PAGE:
Tuesday, November 1, 2011

This is how computer software evolves

Legacy software, so goes the old saying, is any software that actually works.

Of course, there is a fair nugget of truth to this aphorism, for once a system is running we start to be increasingly unwilling to change it.

Yet software is soft for a reason; it can be changed, and it can be improved.

It's always interesting to watch this process at work, for the improving of software can be a messy business, not just for technical reasons, but also because of social, cultural, and business reasons.

Today's exhibit: JavaScript, now venerable, but not so long ago it was the newest language on the Net. JavaScript has always had a history of strife and tension when it comes to how to upgrade the language, and has suffered through its bumps and bruises.

A major event recently was Google's decision to take a new direction with their proposed new Dart language. As Weiqi Gao observes, this has grown into quite the discussion, with some backers wanting to continue to improve JavaScript, while others feel that it's time to embark on designing a new language (such as Dart). Major discussion has ensued, and some of the emotions have been rather heated:

I respect the people involved and believe they’re for the most part making their own choices. But Dart and other unrelated Google agenda items do impose clear and significant opportunity costs on Google’s standards actiivities.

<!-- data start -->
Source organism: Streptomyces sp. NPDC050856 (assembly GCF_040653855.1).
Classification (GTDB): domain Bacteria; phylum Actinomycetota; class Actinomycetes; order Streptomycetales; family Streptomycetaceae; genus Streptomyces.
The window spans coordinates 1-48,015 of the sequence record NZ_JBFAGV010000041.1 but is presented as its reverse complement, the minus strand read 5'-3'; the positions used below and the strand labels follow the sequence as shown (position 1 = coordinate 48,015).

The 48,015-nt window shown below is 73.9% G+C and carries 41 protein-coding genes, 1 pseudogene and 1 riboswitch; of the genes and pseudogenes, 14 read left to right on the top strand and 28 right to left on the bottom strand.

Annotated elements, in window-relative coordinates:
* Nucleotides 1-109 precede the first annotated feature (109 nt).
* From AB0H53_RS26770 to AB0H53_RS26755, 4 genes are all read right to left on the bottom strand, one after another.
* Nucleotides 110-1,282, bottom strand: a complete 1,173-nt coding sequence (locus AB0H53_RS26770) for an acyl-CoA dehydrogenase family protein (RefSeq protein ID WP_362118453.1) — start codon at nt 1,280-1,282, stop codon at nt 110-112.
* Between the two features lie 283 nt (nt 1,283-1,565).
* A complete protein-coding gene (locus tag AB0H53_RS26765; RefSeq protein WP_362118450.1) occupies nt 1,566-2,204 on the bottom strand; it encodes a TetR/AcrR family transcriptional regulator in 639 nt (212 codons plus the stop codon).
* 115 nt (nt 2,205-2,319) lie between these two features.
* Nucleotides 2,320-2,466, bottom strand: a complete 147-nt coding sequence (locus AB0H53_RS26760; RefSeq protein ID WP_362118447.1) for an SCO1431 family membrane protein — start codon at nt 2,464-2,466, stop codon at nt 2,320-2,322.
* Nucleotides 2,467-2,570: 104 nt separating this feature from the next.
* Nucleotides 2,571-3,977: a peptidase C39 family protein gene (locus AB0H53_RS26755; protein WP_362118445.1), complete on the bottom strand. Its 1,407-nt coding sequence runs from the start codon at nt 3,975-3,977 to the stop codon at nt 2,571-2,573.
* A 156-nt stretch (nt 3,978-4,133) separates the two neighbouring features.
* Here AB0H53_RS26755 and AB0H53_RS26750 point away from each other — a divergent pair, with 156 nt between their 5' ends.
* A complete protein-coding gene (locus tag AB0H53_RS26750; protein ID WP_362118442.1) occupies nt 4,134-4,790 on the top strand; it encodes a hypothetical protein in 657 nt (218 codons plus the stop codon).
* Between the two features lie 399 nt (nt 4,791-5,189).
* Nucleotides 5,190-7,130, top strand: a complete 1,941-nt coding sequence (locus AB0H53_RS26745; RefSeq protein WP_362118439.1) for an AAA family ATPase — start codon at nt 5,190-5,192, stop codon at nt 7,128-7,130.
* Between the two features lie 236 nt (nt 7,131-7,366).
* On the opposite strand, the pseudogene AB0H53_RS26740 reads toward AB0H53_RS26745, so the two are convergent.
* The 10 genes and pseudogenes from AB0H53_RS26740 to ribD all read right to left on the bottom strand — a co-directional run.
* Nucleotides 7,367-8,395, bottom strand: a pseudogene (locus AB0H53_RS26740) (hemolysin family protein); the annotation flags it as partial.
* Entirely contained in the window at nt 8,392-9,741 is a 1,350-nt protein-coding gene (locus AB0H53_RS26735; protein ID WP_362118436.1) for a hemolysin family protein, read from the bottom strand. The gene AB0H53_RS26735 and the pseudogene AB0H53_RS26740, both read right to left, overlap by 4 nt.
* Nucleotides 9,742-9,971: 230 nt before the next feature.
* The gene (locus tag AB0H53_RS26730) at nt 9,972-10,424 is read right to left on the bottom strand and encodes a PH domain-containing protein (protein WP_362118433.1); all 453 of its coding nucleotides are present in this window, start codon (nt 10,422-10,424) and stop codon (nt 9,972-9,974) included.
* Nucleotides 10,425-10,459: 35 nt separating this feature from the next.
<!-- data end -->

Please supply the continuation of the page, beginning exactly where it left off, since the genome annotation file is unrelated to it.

"Unrelated"? I think that is an overly strong critique. Surely Dart is strongly related.

What is the best way, then? Continue to improve the existing language, or work on building new languages? Can we really not do both? After all, Dart is not the only new language built on top of and closely related to JavaScript: consider CoffeeScript, for example. It is another new language which is designed for the web, and is implemented by being compiled into JavaScript. CoffeeScript is interesting; it pushes the envelope in other directions, such as borrowing the "whitespace is structure" paradigm from Python (a technique I've always found fascinating, even if I can barely manage to maintain decent indentation standards in my own code).

I think such experimentation with new languages is wonderful, which is why it's so great to see techniques such as Source Maps, which allow tools like IDEs and Debuggers that were written for one language to be used, in a semi-interpreted style, with other newer languages built atop those old languages. Clever!

So, just as Weiqi Gao does, I applaud the invention of these new languages, and I hope the experimentation continues. And I applaud the improvement of compilers and VMs and language runtimes, to enable such language experimentation and innovation. Even though I continue to earn my living coding in Dennis Ritchie's good old C language, all these new ideas and new approaches help us all think about problems in new ways, and find better techniques to solve problems.

It is, as the kids say, all good.

No comments:

Post a Comment